In 68k I was used to being able to do things like add.l d0, d1 to add the value in d0 to d1. I've just started playing around with some 6502 development on the Atari 2600 for the first time, and it appears as though you can't add the value of the X or Y registers to the accumulator.
Think of it like the 68k's distinction between data and address registers. ...
That's not strictly the only way — if you had 256 bytes to spare (/waste) on a lookup table of f(n)=n then you could do something like:
.table db $00, $01, $02, $03 ... $ff
But, otherwise, no, there is no built-in way to perform arithmetic between registers.
As another-dave points out, your "indirect bit in the
instruction" versus "indirect bit in the address" distinction can be
ambiguous. When the instruction and the address operand are always
contained within a single machine word at the same address, is the
indirect bit part of the address or part of the instruction?
I think we can clearly say that for multi-...
tl;dr - I see the world divided into 'indirection indicated by dedicated field in instruction and (sometimes) in indirect words as well' versus 'indirection is a property of certain opcodes'. No 'indirection indicated by bit in address'. I think dedicated-field is more common.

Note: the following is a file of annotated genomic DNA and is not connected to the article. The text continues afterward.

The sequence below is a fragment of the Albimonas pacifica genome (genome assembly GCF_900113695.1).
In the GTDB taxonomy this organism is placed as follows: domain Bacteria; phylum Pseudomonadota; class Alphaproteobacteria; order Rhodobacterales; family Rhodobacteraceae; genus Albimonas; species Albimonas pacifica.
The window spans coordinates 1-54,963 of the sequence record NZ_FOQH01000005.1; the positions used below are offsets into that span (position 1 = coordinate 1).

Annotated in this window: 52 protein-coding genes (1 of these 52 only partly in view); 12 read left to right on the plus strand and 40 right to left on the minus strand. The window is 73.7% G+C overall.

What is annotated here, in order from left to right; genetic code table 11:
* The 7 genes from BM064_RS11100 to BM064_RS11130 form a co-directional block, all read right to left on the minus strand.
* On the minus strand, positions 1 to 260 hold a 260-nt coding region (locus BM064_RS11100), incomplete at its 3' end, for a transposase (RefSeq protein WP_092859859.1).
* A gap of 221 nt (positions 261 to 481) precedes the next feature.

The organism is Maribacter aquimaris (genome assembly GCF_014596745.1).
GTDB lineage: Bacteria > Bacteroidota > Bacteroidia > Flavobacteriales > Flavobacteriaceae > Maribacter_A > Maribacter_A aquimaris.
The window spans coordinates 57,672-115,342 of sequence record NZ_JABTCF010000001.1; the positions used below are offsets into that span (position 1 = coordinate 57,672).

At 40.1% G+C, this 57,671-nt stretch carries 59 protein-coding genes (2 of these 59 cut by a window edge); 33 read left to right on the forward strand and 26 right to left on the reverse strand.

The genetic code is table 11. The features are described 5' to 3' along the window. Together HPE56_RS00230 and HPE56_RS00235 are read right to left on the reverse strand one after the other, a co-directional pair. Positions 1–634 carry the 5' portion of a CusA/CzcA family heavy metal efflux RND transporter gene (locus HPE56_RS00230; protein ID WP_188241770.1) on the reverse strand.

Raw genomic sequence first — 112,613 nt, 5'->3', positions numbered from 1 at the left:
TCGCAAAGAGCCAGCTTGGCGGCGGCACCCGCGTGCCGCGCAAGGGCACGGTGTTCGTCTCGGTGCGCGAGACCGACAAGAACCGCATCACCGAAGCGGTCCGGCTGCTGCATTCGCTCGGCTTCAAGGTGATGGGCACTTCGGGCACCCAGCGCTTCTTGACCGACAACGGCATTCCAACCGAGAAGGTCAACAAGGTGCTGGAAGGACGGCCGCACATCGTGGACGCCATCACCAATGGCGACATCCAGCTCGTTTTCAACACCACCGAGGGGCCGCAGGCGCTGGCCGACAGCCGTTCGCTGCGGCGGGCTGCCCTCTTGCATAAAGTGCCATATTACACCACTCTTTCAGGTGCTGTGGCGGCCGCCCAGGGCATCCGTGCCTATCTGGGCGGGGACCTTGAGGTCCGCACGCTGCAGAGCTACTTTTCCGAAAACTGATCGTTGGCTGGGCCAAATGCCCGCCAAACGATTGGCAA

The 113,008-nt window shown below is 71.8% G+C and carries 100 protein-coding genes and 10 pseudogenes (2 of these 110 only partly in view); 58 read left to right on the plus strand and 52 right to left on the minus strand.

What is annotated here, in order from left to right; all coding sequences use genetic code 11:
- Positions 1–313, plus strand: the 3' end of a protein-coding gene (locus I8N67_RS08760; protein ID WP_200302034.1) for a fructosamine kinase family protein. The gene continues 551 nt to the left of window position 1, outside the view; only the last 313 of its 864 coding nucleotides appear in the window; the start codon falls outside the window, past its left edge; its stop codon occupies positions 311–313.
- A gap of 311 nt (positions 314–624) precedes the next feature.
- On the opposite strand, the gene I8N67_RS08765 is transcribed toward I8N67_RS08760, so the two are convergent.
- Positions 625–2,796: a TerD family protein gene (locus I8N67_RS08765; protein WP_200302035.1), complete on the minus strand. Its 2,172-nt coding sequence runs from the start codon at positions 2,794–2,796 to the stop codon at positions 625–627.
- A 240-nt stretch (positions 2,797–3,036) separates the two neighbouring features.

I don't think there were many computers where indirection ...
I'm curious how common the style of "indirect addressing via the address value" instruction was at the time?
To avoid a list answer and as an absolute answer isn't possible anyway, let's say "quite". Notable examples in addition to the mentioned HP2100 are IBM's 1620 of 1959 or DG's NOVA of 1969. All of them are based on the idea that word size is larger ...
But how instructions like DEC, DEX and DEY works ?
By adding $FF provided by the precharged internal data bus to the register content.
The internal databus is precharged with $FF during PHI2 (*1)
During the next phase it's loaded into the B register (signal DB/ADD)
At the same time the index register is transfered via SB (*/SB) to the A ...
(Caveat: This is from memory with a quick peek into the manual. So some reply after trying it might be useful.)
Try fill=yes (*1) for the memory area of MAIN and make HIMEMSEG overwrite the area you added:
ZP: file = "", start = $0002, size = $00FE, define = yes;
LOADADDR: file = %O, start = %S - 2, size = $...